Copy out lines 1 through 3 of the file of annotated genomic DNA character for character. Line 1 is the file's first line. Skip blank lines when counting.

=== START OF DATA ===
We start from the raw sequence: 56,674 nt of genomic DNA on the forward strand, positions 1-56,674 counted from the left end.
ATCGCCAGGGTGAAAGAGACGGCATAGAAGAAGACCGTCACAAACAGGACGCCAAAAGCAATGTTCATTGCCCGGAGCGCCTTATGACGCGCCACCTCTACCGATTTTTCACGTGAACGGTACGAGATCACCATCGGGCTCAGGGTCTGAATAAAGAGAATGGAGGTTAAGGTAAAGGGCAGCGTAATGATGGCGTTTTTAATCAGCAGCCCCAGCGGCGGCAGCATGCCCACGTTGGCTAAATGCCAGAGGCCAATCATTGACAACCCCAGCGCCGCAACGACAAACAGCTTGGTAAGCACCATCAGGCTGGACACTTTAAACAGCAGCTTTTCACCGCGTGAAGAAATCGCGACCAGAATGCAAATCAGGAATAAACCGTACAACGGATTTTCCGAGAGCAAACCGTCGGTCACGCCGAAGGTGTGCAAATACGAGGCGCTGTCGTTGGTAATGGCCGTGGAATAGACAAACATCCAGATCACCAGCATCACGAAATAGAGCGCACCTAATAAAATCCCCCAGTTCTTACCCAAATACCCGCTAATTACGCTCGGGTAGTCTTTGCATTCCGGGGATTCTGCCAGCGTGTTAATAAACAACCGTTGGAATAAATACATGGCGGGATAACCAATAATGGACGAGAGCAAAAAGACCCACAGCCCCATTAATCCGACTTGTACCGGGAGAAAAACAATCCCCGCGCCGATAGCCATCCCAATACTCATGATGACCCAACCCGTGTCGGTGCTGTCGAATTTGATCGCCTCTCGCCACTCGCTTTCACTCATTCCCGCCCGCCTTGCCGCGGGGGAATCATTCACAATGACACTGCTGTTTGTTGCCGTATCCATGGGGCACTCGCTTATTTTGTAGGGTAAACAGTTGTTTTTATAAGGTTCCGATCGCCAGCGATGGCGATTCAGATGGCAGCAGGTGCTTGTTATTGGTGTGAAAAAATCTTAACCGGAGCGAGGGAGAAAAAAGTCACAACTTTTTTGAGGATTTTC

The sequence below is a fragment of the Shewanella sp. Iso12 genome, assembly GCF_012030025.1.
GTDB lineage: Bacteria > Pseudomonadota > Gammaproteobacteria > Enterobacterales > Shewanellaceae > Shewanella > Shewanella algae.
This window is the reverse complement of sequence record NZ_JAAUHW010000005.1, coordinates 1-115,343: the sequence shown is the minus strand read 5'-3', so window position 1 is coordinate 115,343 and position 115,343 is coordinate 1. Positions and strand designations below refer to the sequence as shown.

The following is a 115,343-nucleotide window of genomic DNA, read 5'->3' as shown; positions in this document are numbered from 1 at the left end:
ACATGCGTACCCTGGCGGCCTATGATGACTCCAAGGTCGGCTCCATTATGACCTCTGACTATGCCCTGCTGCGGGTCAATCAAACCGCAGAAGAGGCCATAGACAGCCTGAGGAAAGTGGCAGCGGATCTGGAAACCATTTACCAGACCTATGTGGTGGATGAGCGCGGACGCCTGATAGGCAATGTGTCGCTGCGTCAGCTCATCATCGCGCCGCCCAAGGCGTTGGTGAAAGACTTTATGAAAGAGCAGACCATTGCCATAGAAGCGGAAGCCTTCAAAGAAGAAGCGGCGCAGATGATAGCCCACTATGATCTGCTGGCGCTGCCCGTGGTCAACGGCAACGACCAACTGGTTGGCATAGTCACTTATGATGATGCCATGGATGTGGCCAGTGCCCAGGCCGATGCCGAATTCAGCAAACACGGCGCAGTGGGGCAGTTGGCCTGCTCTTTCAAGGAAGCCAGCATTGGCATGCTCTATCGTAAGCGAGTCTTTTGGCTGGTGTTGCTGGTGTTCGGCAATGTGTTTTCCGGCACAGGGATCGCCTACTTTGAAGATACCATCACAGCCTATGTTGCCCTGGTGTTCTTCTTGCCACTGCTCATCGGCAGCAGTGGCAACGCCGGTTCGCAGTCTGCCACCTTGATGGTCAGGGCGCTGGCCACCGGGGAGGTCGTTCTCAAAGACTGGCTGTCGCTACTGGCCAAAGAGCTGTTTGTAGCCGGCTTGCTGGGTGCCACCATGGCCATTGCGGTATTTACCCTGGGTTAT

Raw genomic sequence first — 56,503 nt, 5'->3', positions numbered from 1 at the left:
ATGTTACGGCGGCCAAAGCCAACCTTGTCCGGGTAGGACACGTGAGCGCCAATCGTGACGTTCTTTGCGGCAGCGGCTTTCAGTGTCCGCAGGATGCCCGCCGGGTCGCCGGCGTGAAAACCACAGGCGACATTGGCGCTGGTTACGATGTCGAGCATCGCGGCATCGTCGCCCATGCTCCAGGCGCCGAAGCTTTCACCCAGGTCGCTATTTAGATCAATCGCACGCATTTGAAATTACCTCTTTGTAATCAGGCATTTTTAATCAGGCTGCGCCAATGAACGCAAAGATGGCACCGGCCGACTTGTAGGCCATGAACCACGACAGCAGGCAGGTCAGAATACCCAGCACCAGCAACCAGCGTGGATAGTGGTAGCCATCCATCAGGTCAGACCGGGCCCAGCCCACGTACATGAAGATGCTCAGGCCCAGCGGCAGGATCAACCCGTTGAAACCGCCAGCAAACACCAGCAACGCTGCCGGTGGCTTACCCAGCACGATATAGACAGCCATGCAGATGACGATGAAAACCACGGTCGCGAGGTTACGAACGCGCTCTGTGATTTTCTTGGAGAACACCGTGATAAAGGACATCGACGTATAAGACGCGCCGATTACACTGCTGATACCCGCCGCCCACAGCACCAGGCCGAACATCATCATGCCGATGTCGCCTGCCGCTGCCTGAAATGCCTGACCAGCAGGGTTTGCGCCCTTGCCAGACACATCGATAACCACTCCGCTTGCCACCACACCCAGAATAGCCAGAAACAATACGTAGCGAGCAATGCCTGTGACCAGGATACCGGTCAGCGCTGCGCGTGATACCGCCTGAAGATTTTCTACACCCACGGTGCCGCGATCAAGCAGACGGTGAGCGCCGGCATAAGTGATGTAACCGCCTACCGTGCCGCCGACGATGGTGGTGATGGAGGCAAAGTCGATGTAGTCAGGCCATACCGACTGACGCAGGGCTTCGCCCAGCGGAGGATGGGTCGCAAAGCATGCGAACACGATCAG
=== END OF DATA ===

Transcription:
We start from the raw sequence: 56,674 nt of genomic DNA on the forward strand, positions 1-56,674 counted from the left end.
ATCGCCAGGGTGAAAGAGACGGCATAGAAGAAGACCGTCACAAACAGGACGCCAAAAGCAATGTTCATTGCCCGGAGCGCCTTATGACGCGCCACCTCTACCGATTTTTCACGTGAACGGTACGAGATCACCATCGGGCTCAGGGTCTGAATAAAGAGAATGGAGGTTAAGGTAAAGGGCAGCGTAATGATGGCGTTTTTAATCAGCAGCCCCAGCGGCGGCAGCATGCCCACGTTGGCTAAATGCCAGAGGCCAATCATTGACAACCCCAGCGCCGCAACGACAAACAGCTTGGTAAGCACCATCAGGCTGGACACTTTAAACAGCAGCTTTTCACCGCGTGAAGAAATCGCGACCAGAATGCAAATCAGGAATAAACCGTACAACGGATTTTCCGAGAGCAAACCGTCGGTCACGCCGAAGGTGTGCAAATACGAGGCGCTGTCGTTGGTAATGGCCGTGGAATAGACAAACATCCAGATCACCAGCATCACGAAATAGAGCGCACCTAATAAAATCCCCCAGTTCTTACCCAAATACCCGCTAATTACGCTCGGGTAGTCTTTGCATTCCGGGGATTCTGCCAGCGTGTTAATAAACAACCGTTGGAATAAATACATGGCGGGATAACCAATAATGGACGAGAGCAAAAAGACCCACAGCCCCATTAATCCGACTTGTACCGGGAGAAAAACAATCCCCGCGCCGATAGCCATCCCAATACTCATGATGACCCAACCCGTGTCGGTGCTGTCGAATTTGATCGCCTCTCGCCACTCGCTTTCACTCATTCCCGCCCGCCTTGCCGCGGGGGAATCATTCACAATGACACTGCTGTTTGTTGCCGTATCCATGGGGCACTCGCTTATTTTGTAGGGTAAACAGTTGTTTTTATAAGGTTCCGATCGCCAGCGATGGCGATTCAGATGGCAGCAGGTGCTTGTTATTGGTGTGAAAAAATCTTAACCGGAGCGAGGGAGAAAAAAGTCACAACTTTTTTGAGGATTTTC

The sequence below is a fragment of the Shewanella sp. Iso12 genome, assembly GCF_012030025.1.